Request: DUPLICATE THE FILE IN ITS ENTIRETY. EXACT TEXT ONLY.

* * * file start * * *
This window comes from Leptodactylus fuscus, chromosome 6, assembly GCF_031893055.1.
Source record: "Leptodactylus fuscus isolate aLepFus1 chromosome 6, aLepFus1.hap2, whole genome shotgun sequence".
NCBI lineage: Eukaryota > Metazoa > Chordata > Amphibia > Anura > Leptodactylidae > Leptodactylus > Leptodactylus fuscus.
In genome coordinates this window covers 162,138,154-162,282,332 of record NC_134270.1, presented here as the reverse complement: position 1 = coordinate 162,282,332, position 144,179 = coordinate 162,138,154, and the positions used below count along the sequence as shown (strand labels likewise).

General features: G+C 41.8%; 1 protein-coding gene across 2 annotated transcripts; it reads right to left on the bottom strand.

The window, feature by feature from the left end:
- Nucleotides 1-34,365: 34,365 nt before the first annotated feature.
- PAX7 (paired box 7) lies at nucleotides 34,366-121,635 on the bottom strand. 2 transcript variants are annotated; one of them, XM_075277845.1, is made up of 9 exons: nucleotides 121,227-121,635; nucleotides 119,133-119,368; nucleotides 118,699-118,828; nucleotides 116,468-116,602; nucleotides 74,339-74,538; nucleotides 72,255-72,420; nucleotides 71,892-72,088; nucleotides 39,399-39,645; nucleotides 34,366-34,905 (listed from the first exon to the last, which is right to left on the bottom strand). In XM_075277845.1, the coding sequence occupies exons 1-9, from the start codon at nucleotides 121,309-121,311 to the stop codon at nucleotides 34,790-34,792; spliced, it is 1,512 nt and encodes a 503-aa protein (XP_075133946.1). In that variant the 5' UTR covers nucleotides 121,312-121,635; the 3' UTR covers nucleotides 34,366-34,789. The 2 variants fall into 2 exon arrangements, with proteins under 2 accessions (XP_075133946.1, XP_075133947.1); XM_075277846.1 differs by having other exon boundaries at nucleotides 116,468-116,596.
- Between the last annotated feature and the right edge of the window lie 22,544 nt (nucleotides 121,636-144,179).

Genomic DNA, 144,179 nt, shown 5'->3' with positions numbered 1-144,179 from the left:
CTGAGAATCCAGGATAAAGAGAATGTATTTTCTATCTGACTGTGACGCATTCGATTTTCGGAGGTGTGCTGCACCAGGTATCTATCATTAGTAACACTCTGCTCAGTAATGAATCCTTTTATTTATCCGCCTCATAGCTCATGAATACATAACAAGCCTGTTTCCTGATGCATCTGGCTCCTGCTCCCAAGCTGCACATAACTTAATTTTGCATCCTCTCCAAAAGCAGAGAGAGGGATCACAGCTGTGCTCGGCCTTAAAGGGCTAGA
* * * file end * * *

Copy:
This window comes from Leptodactylus fuscus, chromosome 6, assembly GCF_031893055.1.
Source record: "Leptodactylus fuscus isolate aLepFus1 chromosome 6, aLepFus1.hap2, whole genome shotgun sequence".
NCBI lineage: Eukaryota > Metazoa > Chordata > Amphibia > Anura > Leptodactylidae > Leptodactylus > Leptodactylus fuscus.
In genome coordinates this window covers 162,138,154-162,282,332 of record NC_134270.1, presented here as the reverse complement: position 1 = coordinate 162,282,332, position 144,179 = coordinate 162,138,154, and the positions used below count along the sequence as shown (strand labels likewise).

General features: G+C 41.8%; 1 protein-coding gene across 2 annotated transcripts; it reads right to left on the bottom strand.

The window, feature by feature from the left end:
- Nucleotides 1-34,365: 34,365 nt before the first annotated feature.
- PAX7 (paired box 7) lies at nucleotides 34,366-121,635 on the bottom strand. 2 transcript variants are annotated; one of them, XM_075277845.1, is made up of 9 exons: nucleotides 121,227-121,635; nucleotides 119,133-119,368; nucleotides 118,699-118,828; nucleotides 116,468-116,602; nucleotides 74,339-74,538; nucleotides 72,255-72,420; nucleotides 71,892-72,088; nucleotides 39,399-39,645; nucleotides 34,366-34,905 (listed from the first exon to the last, which is right to left on the bottom strand). In XM_075277845.1, the coding sequence occupies exons 1-9, from the start codon at nucleotides 121,309-121,311 to the stop codon at nucleotides 34,790-34,792; spliced, it is 1,512 nt and encodes a 503-aa protein (XP_075133946.1). In that variant the 5' UTR covers nucleotides 121,312-121,635; the 3' UTR covers nucleotides 34,366-34,789. The 2 variants fall into 2 exon arrangements, with proteins under 2 accessions (XP_075133946.1, XP_075133947.1); XM_075277846.1 differs by having other exon boundaries at nucleotides 116,468-116,596.
- Between the last annotated feature and the right edge of the window lie 22,544 nt (nucleotides 121,636-144,179).

Genomic DNA, 144,179 nt, shown 5'->3' with positions numbered 1-144,179 from the left:
CTGAGAATCCAGGATAAAGAGAATGTATTTTCTATCTGACTGTGACGCATTCGATTTTCGGAGGTGTGCTGCACCAGGTATCTATCATTAGTAACACTCTGCTCAGTAATGAATCCTTTTATTTATCCGCCTCATAGCTCATGAATACATAACAAGCCTGTTTCCTGATGCATCTGGCTCCTGCTCCCAAGCTGCACATAACTTAATTTTGCATCCTCTCCAAAAGCAGAGAGAGGGATCACAGCTGTGCTCGGCCTTAAAGGGCTAGA